Decision to Delegate

Written by Jerry Justice. Posted in Leadership

One of the most common mistakes a coach can make is to misjudge the level of a player.  If the leader doesn’t work with each player according to where he is in his development, the player won’t produce, succeed, and develop.

According to management consultant Ken Blanchard, all team members fit into one of four categories with regard to the type of leadership they need:

Players who need direction – These players don’t really know what to do or how to do it.  You need to instruct them every step of the way.

Players who need coaching – Players who are able to do more of the job on their own will become more independent, but they still rely on you for direction and feedback.

Players who need support – Players able to work without your direction still may require resources and encouragement.

Players to whom you delegate – At this stage, players can be given a task, and you can be confident that it will be done.  They only need you to lead.  Provide them with vision on the front end and accountability on the back end, and they will multiply your efforts toward success.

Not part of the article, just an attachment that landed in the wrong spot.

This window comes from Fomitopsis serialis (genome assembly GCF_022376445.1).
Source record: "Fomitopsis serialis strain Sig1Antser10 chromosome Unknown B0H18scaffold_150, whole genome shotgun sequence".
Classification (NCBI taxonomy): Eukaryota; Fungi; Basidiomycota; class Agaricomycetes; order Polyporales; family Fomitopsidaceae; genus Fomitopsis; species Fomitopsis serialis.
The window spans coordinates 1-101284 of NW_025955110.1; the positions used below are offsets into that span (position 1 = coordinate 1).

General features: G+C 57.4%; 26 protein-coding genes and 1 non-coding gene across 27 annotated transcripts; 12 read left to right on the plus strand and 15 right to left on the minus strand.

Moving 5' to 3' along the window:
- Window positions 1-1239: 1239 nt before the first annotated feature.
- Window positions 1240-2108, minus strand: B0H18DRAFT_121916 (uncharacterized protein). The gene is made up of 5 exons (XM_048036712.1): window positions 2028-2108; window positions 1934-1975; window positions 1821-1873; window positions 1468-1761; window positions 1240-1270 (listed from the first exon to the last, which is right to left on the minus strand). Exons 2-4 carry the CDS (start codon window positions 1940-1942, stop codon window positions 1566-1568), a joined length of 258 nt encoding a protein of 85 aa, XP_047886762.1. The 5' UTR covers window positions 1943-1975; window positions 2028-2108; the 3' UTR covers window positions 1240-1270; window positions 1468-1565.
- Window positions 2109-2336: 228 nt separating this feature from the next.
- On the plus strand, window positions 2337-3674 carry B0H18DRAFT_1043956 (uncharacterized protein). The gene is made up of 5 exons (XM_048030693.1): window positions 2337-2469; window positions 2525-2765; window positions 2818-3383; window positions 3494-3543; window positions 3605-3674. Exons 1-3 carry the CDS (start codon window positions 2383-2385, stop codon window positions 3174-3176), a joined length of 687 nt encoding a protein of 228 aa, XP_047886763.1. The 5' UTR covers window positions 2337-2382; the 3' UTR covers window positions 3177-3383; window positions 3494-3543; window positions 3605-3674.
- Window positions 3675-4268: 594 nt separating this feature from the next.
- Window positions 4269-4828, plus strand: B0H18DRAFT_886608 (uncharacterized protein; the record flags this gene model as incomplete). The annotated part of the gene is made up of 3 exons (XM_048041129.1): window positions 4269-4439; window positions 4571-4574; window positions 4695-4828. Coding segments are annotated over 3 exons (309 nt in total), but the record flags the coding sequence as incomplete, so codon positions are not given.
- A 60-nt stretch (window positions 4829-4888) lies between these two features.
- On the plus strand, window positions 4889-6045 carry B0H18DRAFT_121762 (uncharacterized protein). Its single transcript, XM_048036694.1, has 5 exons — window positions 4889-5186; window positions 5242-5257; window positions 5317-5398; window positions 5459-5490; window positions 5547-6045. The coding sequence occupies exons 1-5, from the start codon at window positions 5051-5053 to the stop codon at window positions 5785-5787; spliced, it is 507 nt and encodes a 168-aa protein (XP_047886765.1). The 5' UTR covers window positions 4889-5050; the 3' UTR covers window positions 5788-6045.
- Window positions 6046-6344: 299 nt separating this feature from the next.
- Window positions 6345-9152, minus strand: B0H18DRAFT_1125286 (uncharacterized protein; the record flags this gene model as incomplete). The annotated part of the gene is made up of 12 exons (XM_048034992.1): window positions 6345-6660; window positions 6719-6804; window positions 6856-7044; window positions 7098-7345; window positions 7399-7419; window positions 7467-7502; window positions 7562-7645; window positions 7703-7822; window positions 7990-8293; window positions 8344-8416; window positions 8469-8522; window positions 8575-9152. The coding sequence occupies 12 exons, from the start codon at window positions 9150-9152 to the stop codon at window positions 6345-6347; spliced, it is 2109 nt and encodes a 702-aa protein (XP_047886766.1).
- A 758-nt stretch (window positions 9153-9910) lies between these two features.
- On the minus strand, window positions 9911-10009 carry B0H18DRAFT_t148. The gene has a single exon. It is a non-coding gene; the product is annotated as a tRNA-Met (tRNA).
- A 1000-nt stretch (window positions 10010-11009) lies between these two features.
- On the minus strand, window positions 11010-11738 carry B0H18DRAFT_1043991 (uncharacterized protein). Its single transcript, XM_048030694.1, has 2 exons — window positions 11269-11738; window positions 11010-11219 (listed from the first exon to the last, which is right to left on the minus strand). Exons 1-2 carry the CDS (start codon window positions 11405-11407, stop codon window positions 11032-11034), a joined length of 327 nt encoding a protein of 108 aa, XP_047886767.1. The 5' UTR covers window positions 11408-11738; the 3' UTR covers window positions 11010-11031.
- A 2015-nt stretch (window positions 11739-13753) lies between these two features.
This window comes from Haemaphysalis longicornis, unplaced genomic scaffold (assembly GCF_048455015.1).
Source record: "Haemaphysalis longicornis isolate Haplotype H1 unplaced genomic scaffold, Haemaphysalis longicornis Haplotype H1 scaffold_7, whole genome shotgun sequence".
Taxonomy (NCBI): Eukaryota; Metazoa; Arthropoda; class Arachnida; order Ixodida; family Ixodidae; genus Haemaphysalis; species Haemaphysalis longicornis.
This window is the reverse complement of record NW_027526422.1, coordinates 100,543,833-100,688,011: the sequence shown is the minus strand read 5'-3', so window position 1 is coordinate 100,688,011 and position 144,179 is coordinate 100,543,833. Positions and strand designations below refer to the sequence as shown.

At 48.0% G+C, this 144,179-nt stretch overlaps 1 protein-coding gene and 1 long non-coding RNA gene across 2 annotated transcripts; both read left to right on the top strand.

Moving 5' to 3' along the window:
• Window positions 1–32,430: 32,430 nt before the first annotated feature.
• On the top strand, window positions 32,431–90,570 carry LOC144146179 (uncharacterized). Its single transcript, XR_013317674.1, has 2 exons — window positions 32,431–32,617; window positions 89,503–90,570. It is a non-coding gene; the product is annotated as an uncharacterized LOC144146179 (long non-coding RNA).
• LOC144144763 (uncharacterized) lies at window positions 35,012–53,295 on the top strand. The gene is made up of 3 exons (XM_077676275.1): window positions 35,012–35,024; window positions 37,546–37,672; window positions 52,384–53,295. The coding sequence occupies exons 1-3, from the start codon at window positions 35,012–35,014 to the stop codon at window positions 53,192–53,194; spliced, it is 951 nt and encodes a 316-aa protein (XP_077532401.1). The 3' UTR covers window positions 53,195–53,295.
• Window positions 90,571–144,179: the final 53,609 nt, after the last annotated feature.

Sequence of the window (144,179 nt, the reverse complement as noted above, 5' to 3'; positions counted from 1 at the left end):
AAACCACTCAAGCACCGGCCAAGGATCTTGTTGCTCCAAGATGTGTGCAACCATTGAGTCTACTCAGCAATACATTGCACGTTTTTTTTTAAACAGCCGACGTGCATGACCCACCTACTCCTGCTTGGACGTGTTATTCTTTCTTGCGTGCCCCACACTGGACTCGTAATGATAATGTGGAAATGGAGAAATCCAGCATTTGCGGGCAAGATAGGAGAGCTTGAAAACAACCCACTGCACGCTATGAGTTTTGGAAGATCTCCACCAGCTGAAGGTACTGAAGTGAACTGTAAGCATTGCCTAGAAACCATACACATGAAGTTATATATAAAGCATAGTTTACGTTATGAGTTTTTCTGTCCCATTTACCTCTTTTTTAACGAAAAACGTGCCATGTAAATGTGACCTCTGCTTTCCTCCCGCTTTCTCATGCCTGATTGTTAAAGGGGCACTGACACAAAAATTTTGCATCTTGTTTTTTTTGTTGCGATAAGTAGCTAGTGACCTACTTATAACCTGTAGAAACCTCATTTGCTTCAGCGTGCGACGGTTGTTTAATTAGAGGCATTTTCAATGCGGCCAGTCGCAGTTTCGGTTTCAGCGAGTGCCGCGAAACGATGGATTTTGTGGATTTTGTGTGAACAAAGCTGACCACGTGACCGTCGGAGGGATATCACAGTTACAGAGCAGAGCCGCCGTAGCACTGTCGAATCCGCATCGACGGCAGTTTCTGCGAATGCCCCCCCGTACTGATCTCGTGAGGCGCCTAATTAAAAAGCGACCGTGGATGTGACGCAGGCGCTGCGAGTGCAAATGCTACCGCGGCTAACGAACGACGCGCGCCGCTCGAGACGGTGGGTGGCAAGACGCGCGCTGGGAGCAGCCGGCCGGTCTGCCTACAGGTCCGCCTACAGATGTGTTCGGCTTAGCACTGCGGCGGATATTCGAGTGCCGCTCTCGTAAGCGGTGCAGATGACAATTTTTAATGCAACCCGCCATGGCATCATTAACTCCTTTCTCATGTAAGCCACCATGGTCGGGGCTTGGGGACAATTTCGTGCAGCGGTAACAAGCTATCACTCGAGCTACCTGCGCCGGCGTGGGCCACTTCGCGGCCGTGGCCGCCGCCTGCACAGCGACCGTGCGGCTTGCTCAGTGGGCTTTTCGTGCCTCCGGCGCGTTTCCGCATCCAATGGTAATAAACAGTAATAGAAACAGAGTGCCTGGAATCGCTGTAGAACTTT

Excerpt from Developing the Leaders Around You

Health Tips for the Holidays

Written by Jerry Justice. Posted in General, Motivation

The holiday season is upon us and it’s a particularly difficult time to think about our health.  We eat more, drink more, stress more, get less rest.  All of these take a toll on our poor bodies!

To help us all, I’d like to share…

4 Ways to Keep the Holiday Pounds Off:

1.  Walk Away.  Know when to walk away; tell yourself, “OK, I’m done.”

2.  Walk It Off.  Walking is a fundamental form of fitness.  It’s also a great way to facilitate digestion following a meal, and burn calories in the process.  And it can help fight holiday weight gain.  It’s also a few minutes to de-stress from spending so much time with so many of the ones we love!  😉

3.  No Grazing Allowed.  Fill your plate, leave some room for dessert and a few “second tasters” of things you liked the first time around, but then call it a meal and move on.  Just because the food’s still on the table doesn’t mean you’re obligated to eat it.

4.  A Time of Sharing.  If the holidays are about one thing, it’s celebrating with friends, family and loved ones.  In many cases, you have the opportunity to spend time with people you might not have seen all year or longer.  That’s the spirit of the holidays, not the food.  So enjoy a good meal, but spend most of your time enjoying the company of those who matter most.

In all your rushing about during these Holidays, remember the Reason for the Season! BE KIND TO EACH OTHER AND TO EVERYONE YOU MEET!

Do You Have a Good Attitude?